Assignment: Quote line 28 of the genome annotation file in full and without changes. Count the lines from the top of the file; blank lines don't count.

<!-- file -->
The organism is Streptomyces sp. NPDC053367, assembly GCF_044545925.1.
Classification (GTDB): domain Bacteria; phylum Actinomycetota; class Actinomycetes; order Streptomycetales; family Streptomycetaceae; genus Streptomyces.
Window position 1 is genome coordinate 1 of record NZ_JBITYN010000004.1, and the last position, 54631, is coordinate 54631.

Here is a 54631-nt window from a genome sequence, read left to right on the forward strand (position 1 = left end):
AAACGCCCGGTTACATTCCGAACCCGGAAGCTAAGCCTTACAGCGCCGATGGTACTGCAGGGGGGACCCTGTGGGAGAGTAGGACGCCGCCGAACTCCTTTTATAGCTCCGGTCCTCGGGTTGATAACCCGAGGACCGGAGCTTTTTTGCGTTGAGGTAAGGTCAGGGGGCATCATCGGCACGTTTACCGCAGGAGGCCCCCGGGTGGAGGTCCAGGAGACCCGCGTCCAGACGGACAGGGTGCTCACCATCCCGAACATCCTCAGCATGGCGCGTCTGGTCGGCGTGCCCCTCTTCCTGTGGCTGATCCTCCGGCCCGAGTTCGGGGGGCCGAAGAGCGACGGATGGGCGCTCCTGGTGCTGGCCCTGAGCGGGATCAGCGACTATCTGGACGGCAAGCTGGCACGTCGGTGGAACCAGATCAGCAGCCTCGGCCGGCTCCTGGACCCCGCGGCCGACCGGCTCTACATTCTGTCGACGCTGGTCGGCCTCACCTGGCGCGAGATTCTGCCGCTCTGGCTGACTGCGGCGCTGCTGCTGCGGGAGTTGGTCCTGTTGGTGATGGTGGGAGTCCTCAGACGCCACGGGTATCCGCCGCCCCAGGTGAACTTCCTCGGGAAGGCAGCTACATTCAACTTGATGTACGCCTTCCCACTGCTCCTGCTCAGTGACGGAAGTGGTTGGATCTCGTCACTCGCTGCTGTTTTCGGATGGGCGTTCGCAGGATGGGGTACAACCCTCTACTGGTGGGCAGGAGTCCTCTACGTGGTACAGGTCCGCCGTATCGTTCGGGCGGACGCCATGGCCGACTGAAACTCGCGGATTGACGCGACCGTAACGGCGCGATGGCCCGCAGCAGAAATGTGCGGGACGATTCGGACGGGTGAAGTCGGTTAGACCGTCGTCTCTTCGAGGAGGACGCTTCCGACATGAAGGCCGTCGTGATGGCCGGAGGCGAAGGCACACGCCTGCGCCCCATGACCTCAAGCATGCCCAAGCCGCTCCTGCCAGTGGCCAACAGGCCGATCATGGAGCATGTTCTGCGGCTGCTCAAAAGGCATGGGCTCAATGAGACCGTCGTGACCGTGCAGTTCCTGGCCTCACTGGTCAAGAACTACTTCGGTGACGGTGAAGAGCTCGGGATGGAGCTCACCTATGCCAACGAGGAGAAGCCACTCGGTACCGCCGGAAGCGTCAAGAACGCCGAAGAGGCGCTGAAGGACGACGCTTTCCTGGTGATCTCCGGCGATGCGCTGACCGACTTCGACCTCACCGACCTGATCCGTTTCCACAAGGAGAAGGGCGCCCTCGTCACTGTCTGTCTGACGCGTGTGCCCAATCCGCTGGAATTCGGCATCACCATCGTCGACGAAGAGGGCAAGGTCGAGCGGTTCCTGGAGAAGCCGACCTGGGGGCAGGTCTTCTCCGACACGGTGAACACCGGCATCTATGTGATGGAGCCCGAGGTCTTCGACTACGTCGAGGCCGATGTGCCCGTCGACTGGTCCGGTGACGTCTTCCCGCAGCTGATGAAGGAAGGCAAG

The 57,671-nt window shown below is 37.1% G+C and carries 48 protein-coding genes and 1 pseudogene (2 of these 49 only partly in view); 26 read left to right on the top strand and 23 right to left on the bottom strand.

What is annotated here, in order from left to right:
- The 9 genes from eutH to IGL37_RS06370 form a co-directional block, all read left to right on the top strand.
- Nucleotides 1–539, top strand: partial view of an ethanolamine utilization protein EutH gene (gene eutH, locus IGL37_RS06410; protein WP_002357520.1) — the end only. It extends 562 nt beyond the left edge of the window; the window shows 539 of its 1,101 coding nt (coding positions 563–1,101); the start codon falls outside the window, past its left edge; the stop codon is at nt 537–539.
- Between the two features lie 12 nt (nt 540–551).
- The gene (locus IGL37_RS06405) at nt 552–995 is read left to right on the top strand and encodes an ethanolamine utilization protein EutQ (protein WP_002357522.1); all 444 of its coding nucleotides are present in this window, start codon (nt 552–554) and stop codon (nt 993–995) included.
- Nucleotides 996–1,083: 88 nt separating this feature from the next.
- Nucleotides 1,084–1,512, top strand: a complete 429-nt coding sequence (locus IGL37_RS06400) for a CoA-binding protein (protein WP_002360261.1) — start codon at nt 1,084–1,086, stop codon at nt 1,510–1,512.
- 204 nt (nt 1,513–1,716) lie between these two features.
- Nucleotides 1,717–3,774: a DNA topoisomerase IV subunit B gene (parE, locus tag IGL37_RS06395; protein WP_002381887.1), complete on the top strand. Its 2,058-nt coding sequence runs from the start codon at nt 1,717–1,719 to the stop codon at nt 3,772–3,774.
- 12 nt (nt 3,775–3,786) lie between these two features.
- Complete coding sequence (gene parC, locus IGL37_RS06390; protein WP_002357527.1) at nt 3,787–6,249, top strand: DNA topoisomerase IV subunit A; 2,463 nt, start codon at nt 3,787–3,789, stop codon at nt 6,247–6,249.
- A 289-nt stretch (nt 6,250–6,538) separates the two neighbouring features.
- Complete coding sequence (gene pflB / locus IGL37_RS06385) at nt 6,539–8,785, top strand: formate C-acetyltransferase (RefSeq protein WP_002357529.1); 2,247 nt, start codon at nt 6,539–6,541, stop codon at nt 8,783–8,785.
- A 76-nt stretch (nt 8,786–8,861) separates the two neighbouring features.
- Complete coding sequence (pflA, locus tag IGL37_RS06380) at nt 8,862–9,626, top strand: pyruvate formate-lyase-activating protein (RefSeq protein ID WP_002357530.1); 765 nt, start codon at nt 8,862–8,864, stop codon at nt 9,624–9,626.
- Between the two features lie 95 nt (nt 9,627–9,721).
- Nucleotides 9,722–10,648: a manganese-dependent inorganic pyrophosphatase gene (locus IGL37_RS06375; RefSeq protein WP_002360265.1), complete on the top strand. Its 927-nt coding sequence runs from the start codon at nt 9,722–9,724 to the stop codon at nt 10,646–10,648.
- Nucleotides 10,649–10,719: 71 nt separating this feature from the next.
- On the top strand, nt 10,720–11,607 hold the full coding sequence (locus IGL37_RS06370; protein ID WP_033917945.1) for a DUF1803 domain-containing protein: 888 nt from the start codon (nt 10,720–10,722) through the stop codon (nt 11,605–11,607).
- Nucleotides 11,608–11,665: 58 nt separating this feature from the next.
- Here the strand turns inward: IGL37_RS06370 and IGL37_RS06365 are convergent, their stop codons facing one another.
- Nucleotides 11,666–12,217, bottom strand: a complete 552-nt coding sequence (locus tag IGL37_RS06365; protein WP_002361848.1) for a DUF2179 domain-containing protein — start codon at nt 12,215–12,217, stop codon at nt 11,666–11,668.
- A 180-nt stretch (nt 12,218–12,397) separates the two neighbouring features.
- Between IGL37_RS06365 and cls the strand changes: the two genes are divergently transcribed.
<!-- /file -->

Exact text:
- Nucleotides 11,666–12,217, bottom strand: a complete 552-nt coding sequence (locus tag IGL37_RS06365; protein WP_002361848.1) for a DUF2179 domain-containing protein — start codon at nt 12,215–12,217, stop codon at nt 11,666–11,668.